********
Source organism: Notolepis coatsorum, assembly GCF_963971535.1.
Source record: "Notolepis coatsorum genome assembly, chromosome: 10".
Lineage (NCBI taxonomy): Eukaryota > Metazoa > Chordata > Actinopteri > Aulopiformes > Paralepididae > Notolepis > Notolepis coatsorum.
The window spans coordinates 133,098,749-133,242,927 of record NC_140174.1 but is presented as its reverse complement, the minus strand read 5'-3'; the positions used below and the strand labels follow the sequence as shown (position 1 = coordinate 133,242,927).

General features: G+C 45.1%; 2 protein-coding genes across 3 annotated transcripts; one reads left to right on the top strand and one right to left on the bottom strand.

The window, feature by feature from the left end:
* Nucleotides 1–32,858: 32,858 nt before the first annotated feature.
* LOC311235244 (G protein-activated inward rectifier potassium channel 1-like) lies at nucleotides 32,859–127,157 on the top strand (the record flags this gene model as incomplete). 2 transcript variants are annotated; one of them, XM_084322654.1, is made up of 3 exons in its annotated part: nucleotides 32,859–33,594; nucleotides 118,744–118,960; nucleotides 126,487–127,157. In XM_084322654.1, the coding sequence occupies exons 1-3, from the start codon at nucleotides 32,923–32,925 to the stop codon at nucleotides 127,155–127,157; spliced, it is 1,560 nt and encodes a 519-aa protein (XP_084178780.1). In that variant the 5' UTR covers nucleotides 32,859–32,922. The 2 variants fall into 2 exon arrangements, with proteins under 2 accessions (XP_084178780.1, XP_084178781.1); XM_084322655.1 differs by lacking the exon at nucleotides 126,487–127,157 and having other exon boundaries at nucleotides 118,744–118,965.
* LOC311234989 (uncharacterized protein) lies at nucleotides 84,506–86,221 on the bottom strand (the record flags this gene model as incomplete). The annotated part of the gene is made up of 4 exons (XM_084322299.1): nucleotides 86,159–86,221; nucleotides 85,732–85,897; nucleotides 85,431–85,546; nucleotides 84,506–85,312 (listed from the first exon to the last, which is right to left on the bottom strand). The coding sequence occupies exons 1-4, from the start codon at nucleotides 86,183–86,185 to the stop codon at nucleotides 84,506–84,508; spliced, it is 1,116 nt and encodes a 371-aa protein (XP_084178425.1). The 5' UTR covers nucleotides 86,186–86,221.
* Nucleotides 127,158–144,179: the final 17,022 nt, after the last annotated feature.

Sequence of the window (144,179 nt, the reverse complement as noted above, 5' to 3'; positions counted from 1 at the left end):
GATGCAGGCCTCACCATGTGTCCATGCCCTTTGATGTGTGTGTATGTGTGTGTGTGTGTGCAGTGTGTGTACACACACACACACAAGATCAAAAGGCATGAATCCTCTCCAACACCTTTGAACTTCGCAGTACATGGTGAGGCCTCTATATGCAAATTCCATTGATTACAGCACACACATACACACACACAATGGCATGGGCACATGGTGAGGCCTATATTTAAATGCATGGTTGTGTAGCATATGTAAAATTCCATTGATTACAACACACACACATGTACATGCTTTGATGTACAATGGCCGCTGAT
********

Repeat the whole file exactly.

Source organism: Notolepis coatsorum, assembly GCF_963971535.1.
Source record: "Notolepis coatsorum genome assembly, chromosome: 10".
Lineage (NCBI taxonomy): Eukaryota > Metazoa > Chordata > Actinopteri > Aulopiformes > Paralepididae > Notolepis > Notolepis coatsorum.
The window spans coordinates 133,098,749-133,242,927 of record NC_140174.1 but is presented as its reverse complement, the minus strand read 5'-3'; the positions used below and the strand labels follow the sequence as shown (position 1 = coordinate 133,242,927).

General features: G+C 45.1%; 2 protein-coding genes across 3 annotated transcripts; one reads left to right on the top strand and one right to left on the bottom strand.

The window, feature by feature from the left end:
* Nucleotides 1–32,858: 32,858 nt before the first annotated feature.
* LOC311235244 (G protein-activated inward rectifier potassium channel 1-like) lies at nucleotides 32,859–127,157 on the top strand (the record flags this gene model as incomplete). 2 transcript variants are annotated; one of them, XM_084322654.1, is made up of 3 exons in its annotated part: nucleotides 32,859–33,594; nucleotides 118,744–118,960; nucleotides 126,487–127,157. In XM_084322654.1, the coding sequence occupies exons 1-3, from the start codon at nucleotides 32,923–32,925 to the stop codon at nucleotides 127,155–127,157; spliced, it is 1,560 nt and encodes a 519-aa protein (XP_084178780.1). In that variant the 5' UTR covers nucleotides 32,859–32,922. The 2 variants fall into 2 exon arrangements, with proteins under 2 accessions (XP_084178780.1, XP_084178781.1); XM_084322655.1 differs by lacking the exon at nucleotides 126,487–127,157 and having other exon boundaries at nucleotides 118,744–118,965.
* LOC311234989 (uncharacterized protein) lies at nucleotides 84,506–86,221 on the bottom strand (the record flags this gene model as incomplete). The annotated part of the gene is made up of 4 exons (XM_084322299.1): nucleotides 86,159–86,221; nucleotides 85,732–85,897; nucleotides 85,431–85,546; nucleotides 84,506–85,312 (listed from the first exon to the last, which is right to left on the bottom strand). The coding sequence occupies exons 1-4, from the start codon at nucleotides 86,183–86,185 to the stop codon at nucleotides 84,506–84,508; spliced, it is 1,116 nt and encodes a 371-aa protein (XP_084178425.1). The 5' UTR covers nucleotides 86,186–86,221.
* Nucleotides 127,158–144,179: the final 17,022 nt, after the last annotated feature.

Sequence of the window (144,179 nt, the reverse complement as noted above, 5' to 3'; positions counted from 1 at the left end):
GATGCAGGCCTCACCATGTGTCCATGCCCTTTGATGTGTGTGTATGTGTGTGTGTGTGTGCAGTGTGTGTACACACACACACACAAGATCAAAAGGCATGAATCCTCTCCAACACCTTTGAACTTCGCAGTACATGGTGAGGCCTCTATATGCAAATTCCATTGATTACAGCACACACATACACACACACAATGGCATGGGCACATGGTGAGGCCTATATTTAAATGCATGGTTGTGTAGCATATGTAAAATTCCATTGATTACAACACACACACATGTACATGCTTTGATGTACAATGGCCGCTGAT